Large numbers of Rwandan voters turned out to vote in a peaceful election in which candidates enjoyed freedom of movement and assembly, but "some limits" were placed on freedom of association and participation, says a report by Commonwealth observers.
In the report, Salim Ahmed Salim, who chaired the Commonwealth Observer Group, called for "more space for open, responsible debate" among politicians and in the media in the future.
"We understand the terrible legacy of the past and the consequent caution as the country moves forward," Salim said. "However, we are also cognisant as to what is required for Rwanda to forge ahead as a pluralistic democracy, enjoying the associated freedoms and rights.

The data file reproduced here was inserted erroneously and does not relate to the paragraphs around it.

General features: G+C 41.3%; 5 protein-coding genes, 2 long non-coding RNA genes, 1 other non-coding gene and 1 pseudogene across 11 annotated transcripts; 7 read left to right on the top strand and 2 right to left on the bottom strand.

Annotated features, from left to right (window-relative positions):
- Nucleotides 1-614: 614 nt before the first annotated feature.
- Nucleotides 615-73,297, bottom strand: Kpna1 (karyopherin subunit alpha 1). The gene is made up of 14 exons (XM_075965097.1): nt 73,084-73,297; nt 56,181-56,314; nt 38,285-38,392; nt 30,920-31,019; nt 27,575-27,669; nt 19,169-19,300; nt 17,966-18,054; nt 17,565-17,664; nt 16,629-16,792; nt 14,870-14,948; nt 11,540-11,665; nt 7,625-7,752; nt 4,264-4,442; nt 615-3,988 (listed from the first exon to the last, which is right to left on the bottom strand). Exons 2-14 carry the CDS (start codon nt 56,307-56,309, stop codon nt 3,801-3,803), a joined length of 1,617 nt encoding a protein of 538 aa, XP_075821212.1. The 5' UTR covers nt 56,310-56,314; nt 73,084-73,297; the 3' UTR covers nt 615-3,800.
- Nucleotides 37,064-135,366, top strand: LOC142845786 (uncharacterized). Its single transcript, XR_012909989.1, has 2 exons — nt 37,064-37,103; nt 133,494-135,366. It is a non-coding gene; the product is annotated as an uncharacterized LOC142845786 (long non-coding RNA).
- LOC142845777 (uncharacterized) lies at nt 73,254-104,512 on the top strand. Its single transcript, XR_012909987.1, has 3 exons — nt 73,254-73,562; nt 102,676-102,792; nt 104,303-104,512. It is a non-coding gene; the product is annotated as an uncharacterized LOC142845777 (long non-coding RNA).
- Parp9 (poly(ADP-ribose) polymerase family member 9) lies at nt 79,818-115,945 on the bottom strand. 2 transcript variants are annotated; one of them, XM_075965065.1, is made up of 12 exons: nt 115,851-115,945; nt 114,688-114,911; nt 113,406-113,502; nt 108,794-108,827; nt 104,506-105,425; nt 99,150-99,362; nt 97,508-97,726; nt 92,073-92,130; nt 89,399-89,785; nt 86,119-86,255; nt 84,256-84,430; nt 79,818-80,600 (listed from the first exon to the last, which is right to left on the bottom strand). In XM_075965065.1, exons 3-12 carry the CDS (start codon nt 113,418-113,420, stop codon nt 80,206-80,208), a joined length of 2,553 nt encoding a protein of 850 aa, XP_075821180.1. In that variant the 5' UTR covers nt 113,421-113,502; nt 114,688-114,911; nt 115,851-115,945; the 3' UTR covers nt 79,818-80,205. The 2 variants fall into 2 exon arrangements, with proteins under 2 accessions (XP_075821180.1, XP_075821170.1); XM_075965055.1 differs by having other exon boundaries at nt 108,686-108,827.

"Many freedoms and rights are provided for in the existing legal framework, but there remain problems in the implementation and practice ..."
Salim added that the fact that all four candidates in the presidential election were from the governing coalition "meant there was a lack of critical opposition voices." The exclusion of opposition parties, who had faced "either legal or administrative problems," was "a concern."